Serving all the communities of the Buckeye Lake Region

Thornville hires administrator

THORNVILLE- Ron Koehler, who was volunteering as Thornville’s interim village administrator, accepted the job permanently on a part-time basis, said Thornville Mayor Beth Patrick. “He’s a great choice,” she said.

Koehler, who is retired from the Shelley Company, will work three days per week and earn $16,000 per year, said Patrick. He replaces former village administrator Josh Eggleston, who stepped down from the position in April. Koehler was filling in as administrator on a voluntary basis until the Thornville Village Council hired him permanently.

In other council news,

+ Things are happening quickly regarding contract negotiations between Thornville and Perry County. The county may contract the village to provide sewer service to the South Bank of Buckeye Lake, mainly to homes along Honey Creek Road. Patrick believes the village and the county may be close to reaching an agreement very soon if the county is willing to make a few compromises. She said the village is certainly closer to reaching an agreement now than it was a little more than a week ago, when the village was considering walking away from contract negotiations altogether. Here’s a summary of what’s taken place since May 15:

Patrick said May 15 that she and members of council were unhappy with the Perry County Commissioners’ contract revisions.

“I think Thornville’s extremely close to walking away,” said Patrick May 15. She and other council members thought they had most of the details hashed out in a previous meeting with the commissioners, who just needed to add those details to the contract, she said. But, when the commissioners returned the proposed contract to the council after making their revisions, Patrick said many of the village’s safeguards were removed. “We feel like they’re shopping around for a better alternative,” she said. “They’re just using us to keep the EPA happy.” Patrick said Thornville has “wasted precious money” on analyzing the county’s various proposals and having a lawyer determine what’s best for the village. “It’s not right. They need to be up front with us,” she said. “Thornville’s not going to be taken advantage of any more. We’re still open but we need to have honest negotiations.”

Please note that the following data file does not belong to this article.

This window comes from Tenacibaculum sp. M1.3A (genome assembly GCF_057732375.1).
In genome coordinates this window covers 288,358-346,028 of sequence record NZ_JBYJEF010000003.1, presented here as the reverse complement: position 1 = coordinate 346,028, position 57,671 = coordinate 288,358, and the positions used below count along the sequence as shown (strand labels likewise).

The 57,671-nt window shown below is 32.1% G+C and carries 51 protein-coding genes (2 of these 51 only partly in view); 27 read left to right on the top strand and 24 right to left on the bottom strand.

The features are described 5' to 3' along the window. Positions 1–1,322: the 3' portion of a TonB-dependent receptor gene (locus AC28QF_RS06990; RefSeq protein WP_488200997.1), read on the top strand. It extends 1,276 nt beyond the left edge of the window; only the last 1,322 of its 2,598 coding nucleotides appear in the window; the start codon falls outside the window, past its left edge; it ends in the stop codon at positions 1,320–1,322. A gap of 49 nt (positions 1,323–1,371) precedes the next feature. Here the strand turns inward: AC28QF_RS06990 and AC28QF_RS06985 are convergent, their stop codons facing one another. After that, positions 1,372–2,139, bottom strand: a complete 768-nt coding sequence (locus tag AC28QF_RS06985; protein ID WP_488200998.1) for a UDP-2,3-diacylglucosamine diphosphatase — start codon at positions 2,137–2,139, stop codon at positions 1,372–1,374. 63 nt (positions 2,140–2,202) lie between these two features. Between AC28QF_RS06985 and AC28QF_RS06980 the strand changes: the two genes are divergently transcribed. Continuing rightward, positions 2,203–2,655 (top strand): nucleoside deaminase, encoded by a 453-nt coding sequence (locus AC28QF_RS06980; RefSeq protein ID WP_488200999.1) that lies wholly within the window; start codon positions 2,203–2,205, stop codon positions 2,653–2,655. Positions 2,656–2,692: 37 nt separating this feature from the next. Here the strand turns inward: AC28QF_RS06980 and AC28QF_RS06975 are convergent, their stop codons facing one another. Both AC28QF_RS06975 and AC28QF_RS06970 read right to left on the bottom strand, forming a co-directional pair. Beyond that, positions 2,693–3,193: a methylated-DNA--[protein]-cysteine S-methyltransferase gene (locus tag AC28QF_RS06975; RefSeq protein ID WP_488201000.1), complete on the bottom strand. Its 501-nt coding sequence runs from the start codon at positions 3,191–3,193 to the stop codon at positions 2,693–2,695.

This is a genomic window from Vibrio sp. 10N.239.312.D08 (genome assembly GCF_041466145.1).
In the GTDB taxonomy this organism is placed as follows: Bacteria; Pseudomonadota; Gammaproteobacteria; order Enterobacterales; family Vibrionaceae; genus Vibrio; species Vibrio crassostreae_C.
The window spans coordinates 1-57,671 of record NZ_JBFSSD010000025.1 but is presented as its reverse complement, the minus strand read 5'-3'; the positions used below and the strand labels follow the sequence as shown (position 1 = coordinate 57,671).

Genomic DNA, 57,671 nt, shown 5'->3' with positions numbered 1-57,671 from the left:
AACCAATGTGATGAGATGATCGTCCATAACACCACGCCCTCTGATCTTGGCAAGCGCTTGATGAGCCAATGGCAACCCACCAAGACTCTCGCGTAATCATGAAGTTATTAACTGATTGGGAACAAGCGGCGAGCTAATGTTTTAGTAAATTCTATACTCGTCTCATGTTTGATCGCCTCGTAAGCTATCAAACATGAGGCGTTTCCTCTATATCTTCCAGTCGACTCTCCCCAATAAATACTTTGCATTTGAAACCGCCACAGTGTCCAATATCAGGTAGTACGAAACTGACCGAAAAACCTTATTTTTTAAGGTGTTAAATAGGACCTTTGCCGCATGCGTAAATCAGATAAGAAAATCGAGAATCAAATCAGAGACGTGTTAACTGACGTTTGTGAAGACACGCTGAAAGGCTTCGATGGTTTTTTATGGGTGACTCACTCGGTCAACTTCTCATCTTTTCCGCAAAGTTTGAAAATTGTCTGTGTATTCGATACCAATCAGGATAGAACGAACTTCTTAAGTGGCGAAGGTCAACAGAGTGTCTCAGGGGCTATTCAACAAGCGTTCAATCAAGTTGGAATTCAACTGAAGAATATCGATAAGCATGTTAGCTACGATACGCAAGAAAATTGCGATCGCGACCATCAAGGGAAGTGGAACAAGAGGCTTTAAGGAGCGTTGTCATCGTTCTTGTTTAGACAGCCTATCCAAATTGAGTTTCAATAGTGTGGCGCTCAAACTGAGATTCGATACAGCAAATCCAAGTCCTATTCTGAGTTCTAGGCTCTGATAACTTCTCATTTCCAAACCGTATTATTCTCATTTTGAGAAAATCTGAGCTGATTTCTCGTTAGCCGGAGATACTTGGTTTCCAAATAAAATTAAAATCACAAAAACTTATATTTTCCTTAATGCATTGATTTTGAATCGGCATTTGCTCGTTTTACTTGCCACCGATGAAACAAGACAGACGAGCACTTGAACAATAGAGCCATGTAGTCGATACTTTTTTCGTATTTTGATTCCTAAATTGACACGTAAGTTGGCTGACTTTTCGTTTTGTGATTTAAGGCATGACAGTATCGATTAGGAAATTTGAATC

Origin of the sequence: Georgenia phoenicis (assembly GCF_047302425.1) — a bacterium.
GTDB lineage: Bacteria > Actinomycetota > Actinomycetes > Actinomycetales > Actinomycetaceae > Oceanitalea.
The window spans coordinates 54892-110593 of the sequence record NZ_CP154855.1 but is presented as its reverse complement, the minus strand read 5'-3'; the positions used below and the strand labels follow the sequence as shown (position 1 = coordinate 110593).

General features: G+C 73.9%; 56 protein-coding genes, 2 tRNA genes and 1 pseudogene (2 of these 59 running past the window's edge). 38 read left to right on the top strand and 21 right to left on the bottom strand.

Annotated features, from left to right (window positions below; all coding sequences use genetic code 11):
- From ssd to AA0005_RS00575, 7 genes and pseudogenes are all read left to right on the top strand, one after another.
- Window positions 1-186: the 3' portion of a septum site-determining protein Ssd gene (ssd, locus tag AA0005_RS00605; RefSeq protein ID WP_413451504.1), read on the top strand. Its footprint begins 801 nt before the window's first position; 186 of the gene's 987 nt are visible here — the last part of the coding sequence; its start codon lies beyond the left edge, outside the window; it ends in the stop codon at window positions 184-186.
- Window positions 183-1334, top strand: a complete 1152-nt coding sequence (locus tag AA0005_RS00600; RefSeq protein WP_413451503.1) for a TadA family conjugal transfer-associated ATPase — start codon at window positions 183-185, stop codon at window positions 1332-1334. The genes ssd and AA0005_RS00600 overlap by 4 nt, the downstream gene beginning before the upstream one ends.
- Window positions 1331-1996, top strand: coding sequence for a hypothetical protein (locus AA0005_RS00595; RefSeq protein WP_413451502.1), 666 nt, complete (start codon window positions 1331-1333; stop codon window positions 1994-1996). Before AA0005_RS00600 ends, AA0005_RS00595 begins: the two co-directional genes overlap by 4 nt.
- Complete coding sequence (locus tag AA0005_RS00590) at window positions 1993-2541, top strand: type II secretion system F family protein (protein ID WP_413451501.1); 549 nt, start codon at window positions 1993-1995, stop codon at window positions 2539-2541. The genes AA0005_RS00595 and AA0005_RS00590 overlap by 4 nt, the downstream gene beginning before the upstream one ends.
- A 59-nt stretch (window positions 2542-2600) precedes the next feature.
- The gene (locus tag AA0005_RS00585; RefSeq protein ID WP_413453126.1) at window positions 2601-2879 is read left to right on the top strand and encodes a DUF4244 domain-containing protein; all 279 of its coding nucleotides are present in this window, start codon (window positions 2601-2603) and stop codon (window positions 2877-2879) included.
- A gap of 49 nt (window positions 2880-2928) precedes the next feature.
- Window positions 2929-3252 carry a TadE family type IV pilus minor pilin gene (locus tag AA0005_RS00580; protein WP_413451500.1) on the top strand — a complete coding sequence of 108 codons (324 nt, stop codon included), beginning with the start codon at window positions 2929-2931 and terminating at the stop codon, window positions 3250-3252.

“They left some things out,” said Koehler May 15. He agreed with Patrick in believing that the details of the contract were “hammered out” with the commissioners during a previous meeting and simply needed to be written into the contract. The commissioners returned a contract that didn’t contain those details. “It was missing quite a few items,” he said.

Perry Commissioner Lonnie Wood said May 15 that he understood the village wanted the commissioners to place the numbers they thought were appropriate into the contract and worried there was a misunderstanding. He badly wanted the commissioners and the village council to “sit down face to face” and work out an agreement once and for all. “If they walk away from this, it’s going to be the worst thing for everybody up there,” said Wood. “I’ll sit down any time and be there all night if I have to.” He hoped council members would be willing to meet with him soon.

Wood added May 15 that the county was not using Thornville as a bargaining chip to explore other alternatives. “I’d rather work with Thornville to get it done,” he said.

May 23, Patrick said that all three commissioners met with village officials May 16 and while the meeting didn’t last all night, it did last until almost midnight. “We made progress,” she said. Patrick believes that following the May 16 meeting each side had a clearer understanding of the other side’s position. A revised version of the contract that was generated during the May 16 meeting was submitted to Thornville’s village solicitor. Patrick anticipated the solicitor would have the proposal reviewed and have suggested changes ready by Friday, May 25. The village will then send that revised version to the commissioners.

“We’ve taken to heart what (the county commissioners) have said. We have a very good compromise to send to the county. We hope (the county) will compromise with us. I’m hopeful,” she said.

+ Resident Dick Krumlauf was appointed to the council seat that was vacated when Patrick, formerly council president, accepted mayorship.

+ Wednesday, May 30, 7 p.m., the village will hold a town meeting in the Thornville Elementary School with guest Perry County Sheriff William Barker to discuss a multi-township police district proposed for the greater Thornville area. Since the preceding Monday is Memorial Day, the council will hold a short meeting at 6 p.m. directly before the town meeting.

+ Koehler said a group of people serving community service sentences by the county (for minor infractions) helped clean up some sites around Thornville. “They did a wonderful job,” he said. “It was a good group.”

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